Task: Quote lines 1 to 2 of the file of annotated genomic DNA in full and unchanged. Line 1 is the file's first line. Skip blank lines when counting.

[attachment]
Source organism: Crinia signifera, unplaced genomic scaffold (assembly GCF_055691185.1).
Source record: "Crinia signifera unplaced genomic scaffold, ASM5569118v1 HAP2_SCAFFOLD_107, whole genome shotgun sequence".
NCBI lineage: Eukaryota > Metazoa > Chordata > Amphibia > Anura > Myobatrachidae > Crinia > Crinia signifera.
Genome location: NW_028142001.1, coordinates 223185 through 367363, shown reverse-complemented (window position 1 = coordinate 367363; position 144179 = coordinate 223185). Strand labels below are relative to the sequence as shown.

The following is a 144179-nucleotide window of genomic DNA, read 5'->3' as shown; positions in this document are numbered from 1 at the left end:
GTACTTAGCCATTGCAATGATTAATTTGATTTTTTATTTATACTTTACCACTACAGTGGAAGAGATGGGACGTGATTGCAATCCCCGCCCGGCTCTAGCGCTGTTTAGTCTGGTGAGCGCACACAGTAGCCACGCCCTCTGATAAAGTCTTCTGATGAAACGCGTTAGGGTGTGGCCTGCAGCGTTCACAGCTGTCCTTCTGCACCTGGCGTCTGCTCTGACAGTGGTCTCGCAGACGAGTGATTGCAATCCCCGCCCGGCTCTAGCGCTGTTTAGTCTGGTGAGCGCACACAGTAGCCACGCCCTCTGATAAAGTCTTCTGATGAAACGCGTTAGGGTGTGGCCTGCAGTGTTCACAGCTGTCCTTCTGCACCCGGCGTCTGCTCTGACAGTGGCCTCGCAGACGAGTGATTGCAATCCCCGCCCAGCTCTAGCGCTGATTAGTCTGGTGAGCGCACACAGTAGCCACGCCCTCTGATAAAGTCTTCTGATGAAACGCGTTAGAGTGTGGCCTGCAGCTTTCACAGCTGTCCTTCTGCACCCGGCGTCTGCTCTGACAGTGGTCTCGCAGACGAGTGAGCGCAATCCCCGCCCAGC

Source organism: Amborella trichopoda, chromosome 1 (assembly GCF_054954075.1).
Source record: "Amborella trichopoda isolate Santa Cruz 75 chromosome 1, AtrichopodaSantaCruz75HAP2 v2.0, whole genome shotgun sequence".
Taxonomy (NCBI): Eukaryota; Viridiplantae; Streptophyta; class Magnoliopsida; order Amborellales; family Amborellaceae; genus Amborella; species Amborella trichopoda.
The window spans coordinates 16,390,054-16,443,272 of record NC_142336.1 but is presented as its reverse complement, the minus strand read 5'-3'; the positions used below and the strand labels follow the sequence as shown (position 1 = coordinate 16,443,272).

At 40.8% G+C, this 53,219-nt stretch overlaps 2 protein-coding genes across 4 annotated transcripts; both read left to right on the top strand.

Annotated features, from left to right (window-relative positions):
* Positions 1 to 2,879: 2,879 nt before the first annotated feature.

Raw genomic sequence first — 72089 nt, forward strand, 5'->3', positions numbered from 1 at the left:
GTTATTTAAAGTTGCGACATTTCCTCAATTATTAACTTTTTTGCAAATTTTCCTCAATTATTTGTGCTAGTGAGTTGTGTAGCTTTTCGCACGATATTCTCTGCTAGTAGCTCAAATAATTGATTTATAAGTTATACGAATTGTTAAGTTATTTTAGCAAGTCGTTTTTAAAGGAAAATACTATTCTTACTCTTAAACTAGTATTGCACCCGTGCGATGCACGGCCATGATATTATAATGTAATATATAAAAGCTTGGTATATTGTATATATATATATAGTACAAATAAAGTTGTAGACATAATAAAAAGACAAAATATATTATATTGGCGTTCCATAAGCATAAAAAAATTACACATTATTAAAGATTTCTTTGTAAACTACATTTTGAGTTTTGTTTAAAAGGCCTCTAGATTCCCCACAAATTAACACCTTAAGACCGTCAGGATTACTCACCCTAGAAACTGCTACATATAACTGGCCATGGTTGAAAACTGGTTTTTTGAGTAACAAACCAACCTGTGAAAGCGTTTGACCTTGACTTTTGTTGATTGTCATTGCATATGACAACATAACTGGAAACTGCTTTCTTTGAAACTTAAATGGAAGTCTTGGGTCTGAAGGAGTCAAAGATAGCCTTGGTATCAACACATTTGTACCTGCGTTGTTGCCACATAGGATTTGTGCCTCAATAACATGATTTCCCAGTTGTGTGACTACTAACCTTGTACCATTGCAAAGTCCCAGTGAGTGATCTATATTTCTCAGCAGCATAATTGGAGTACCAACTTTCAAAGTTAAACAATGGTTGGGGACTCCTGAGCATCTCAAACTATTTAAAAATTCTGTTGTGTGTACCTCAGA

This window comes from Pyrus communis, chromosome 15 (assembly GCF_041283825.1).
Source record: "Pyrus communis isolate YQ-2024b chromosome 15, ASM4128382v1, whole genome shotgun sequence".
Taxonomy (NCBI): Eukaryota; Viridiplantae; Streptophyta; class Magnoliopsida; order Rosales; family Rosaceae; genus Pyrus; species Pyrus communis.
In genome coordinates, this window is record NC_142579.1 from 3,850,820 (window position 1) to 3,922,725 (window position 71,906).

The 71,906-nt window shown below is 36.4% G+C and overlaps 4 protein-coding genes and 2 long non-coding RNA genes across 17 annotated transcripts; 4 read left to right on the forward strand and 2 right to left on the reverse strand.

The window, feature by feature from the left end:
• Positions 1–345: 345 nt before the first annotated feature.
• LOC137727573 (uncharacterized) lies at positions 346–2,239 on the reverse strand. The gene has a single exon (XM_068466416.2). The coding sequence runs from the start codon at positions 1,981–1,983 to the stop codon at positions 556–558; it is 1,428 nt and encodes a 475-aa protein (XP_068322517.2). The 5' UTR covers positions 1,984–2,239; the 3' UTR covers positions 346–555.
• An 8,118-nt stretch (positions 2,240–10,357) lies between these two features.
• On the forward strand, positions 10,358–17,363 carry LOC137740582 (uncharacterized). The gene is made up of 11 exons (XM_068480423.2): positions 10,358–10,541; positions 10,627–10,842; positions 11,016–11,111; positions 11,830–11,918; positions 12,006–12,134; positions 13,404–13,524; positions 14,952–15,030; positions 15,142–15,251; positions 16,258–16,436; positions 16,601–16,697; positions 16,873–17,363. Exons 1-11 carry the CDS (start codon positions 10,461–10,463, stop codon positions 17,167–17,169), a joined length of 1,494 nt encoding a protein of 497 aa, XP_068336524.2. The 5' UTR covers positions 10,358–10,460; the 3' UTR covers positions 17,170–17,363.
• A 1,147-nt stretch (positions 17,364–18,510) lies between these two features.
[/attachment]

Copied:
Source organism: Crinia signifera, unplaced genomic scaffold (assembly GCF_055691185.1).
Source record: "Crinia signifera unplaced genomic scaffold, ASM5569118v1 HAP2_SCAFFOLD_107, whole genome shotgun sequence".